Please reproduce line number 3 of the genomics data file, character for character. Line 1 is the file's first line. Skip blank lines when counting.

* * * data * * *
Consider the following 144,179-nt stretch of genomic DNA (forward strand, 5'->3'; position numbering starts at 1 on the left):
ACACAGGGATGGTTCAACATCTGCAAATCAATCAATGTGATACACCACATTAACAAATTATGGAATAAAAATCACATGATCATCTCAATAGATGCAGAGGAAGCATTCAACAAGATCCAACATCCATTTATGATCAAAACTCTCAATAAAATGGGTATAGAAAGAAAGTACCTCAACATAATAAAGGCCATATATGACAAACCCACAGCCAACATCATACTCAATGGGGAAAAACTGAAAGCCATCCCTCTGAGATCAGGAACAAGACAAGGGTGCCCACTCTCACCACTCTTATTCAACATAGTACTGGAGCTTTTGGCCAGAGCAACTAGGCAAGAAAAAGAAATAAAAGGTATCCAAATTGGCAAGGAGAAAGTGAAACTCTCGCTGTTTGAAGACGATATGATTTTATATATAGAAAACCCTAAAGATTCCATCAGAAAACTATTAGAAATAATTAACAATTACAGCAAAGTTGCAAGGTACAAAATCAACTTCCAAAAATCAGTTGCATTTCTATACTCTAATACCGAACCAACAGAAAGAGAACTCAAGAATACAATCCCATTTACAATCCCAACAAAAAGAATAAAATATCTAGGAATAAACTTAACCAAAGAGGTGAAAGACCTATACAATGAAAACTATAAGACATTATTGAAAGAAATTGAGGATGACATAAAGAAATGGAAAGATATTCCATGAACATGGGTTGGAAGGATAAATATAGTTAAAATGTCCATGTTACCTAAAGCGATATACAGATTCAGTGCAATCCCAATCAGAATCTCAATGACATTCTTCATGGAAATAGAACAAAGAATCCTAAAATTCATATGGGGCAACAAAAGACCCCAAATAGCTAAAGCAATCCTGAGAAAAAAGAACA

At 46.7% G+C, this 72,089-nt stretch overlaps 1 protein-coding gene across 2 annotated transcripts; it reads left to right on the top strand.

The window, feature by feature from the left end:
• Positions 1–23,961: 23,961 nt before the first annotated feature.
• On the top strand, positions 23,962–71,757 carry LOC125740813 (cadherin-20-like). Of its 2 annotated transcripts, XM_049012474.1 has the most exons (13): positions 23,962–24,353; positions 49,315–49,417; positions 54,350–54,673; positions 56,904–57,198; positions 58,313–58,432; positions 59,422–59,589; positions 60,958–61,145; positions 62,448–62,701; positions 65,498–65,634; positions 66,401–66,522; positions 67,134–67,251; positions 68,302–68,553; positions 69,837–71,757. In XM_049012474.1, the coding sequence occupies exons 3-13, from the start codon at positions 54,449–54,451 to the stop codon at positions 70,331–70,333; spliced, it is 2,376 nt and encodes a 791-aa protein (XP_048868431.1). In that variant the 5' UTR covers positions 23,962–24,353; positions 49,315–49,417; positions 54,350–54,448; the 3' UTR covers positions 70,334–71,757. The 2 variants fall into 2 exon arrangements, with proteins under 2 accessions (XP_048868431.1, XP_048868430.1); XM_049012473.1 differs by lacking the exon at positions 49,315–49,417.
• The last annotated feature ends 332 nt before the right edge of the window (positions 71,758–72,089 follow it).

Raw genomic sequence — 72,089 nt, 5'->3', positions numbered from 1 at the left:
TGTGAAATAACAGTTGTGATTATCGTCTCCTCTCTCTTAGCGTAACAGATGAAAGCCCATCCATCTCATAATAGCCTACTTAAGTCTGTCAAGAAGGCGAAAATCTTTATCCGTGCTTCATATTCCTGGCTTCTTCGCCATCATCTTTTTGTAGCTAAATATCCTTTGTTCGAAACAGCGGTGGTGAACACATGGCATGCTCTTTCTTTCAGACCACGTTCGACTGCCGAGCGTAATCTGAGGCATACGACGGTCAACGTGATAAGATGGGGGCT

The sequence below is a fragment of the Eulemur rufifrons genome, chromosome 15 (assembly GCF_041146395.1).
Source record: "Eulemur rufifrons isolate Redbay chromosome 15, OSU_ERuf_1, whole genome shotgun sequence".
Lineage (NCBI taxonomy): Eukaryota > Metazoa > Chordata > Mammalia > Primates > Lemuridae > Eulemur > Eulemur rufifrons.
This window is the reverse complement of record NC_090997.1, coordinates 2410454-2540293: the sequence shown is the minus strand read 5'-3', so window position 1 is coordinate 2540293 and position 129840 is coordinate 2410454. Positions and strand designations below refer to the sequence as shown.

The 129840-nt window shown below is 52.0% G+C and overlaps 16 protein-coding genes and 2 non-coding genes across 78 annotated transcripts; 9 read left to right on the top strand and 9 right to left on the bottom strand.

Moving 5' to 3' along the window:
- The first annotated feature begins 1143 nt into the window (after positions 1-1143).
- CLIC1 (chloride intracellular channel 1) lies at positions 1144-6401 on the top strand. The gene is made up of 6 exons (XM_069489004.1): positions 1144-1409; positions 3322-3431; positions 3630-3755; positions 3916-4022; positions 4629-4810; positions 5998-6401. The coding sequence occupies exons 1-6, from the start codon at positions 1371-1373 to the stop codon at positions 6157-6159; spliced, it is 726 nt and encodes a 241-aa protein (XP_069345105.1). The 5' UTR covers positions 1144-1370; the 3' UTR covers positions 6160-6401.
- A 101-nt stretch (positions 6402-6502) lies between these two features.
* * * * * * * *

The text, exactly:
At 46.7% G+C, this 72,089-nt stretch overlaps 1 protein-coding gene across 2 annotated transcripts; it reads left to right on the top strand.